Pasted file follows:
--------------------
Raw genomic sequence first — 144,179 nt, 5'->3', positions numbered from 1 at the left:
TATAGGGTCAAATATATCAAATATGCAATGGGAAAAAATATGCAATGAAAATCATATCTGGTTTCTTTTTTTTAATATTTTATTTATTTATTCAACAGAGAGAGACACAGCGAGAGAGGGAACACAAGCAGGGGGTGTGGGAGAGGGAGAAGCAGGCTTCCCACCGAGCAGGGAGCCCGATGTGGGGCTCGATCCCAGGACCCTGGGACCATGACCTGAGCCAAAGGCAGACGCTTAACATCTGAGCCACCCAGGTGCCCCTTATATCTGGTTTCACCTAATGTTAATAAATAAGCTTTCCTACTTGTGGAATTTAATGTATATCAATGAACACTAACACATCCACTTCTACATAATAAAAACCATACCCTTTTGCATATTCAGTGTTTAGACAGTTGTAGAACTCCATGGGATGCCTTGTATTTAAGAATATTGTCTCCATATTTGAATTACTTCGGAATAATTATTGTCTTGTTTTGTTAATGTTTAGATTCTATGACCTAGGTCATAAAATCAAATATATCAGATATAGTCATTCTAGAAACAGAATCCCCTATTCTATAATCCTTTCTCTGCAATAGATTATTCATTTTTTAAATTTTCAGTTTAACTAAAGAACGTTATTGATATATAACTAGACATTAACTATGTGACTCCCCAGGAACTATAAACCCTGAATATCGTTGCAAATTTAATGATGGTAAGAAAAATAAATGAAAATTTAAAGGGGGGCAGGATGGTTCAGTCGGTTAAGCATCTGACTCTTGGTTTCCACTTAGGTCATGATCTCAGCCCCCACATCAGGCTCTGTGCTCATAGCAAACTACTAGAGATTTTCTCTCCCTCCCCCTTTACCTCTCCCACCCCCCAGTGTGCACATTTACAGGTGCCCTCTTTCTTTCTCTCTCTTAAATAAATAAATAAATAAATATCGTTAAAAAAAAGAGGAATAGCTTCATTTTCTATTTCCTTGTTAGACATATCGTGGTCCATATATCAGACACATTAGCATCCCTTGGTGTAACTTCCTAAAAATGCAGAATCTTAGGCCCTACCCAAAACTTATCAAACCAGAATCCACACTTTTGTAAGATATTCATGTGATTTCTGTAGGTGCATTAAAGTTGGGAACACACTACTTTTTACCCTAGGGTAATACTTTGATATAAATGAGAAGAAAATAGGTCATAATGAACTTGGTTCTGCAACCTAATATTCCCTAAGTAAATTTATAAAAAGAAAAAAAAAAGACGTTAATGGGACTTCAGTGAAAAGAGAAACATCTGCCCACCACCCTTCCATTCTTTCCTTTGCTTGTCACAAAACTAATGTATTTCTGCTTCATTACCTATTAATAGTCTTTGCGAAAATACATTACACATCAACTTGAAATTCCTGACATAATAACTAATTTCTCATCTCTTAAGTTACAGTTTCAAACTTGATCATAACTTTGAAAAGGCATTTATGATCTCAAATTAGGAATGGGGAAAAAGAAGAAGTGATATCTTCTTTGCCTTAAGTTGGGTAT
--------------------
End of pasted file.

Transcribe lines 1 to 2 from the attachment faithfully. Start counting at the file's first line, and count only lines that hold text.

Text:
Raw genomic sequence first — 144,179 nt, 5'->3', positions numbered from 1 at the left:
TATAGGGTCAAATATATCAAATATGCAATGGGAAAAAATATGCAATGAAAATCATATCTGGTTTCTTTTTTTTAATATTTTATTTATTTATTCAACAGAGAGAGACACAGCGAGAGAGGGAACACAAGCAGGGGGTGTGGGAGAGGGAGAAGCAGGCTTCCCACCGAGCAGGGAGCCCGATGTGGGGCTCGATCCCAGGACCCTGGGACCATGACCTGAGCCAAAGGCAGACGCTTAACATCTGAGCCACCCAGGTGCCCCTTATATCTGGTTTCACCTAATGTTAATAAATAAGCTTTCCTACTTGTGGAATTTAATGTATATCAATGAACACTAACACATCCACTTCTACATAATAAAAACCATACCCTTTTGCATATTCAGTGTTTAGACAGTTGTAGAACTCCATGGGATGCCTTGTATTTAAGAATATTGTCTCCATATTTGAATTACTTCGGAATAATTATTGTCTTGTTTTGTTAATGTTTAGATTCTATGACCTAGGTCATAAAATCAAATATATCAGATATAGTCATTCTAGAAACAGAATCCCCTATTCTATAATCCTTTCTCTGCAATAGATTATTCATTTTTTAAATTTTCAGTTTAACTAAAGAACGTTATTGATATATAACTAGACATTAACTATGTGACTCCCCAGGAACTATAAACCCTGAATATCGTTGCAAATTTAATGATGGTAAGAAAAATAAATGAAAATTTAAAGGGGGGCAGGATGGTTCAGTCGGTTAAGCATCTGACTCTTGGTTTCCACTTAGGTCATGATCTCAGCCCCCACATCAGGCTCTGTGCTCATAGCAAACTACTAGAGATTTTCTCTCCCTCCCCCTTTACCTCTCCCACCCCCCAGTGTGCACATTTACAGGTGCCCTCTTTCTTTCTCTCTCTTAAATAAATAAATAAATAAATATCGTTAAAAAAAAGAGGAATAGCTTCATTTTCTATTTCCTTGTTAGACATATCGTGGTCCATATATCAGACACATTAGCATCCCTTGGTGTAACTTCCTAAAAATGCAGAATCTTAGGCCCTACCCAAAACTTATCAAACCAGAATCCACACTTTTGTAAGATATTCATGTGATTTCTGTAGGTGCATTAAAGTTGGGAACACACTACTTTTTACCCTAGGGTAATACTTTGATATAAATGAGAAGAAAATAGGTCATAATGAACTTGGTTCTGCAACCTAATATTCCCTAAGTAAATTTATAAAAAGAAAAAAAAAAGACGTTAATGGGACTTCAGTGAAAAGAGAAACATCTGCCCACCACCCTTCCATTCTTTCCTTTGCTTGTCACAAAACTAATGTATTTCTGCTTCATTACCTATTAATAGTCTTTGCGAAAATACATTACACATCAACTTGAAATTCCTGACATAATAACTAATTTCTCATCTCTTAAGTTACAGTTTCAAACTTGATCATAACTTTGAAAAGGCATTTATGATCTCAAATTAGGAATGGGGAAAAAGAAGAAGTGATATCTTCTTTGCCTTAAGTTGGGTAT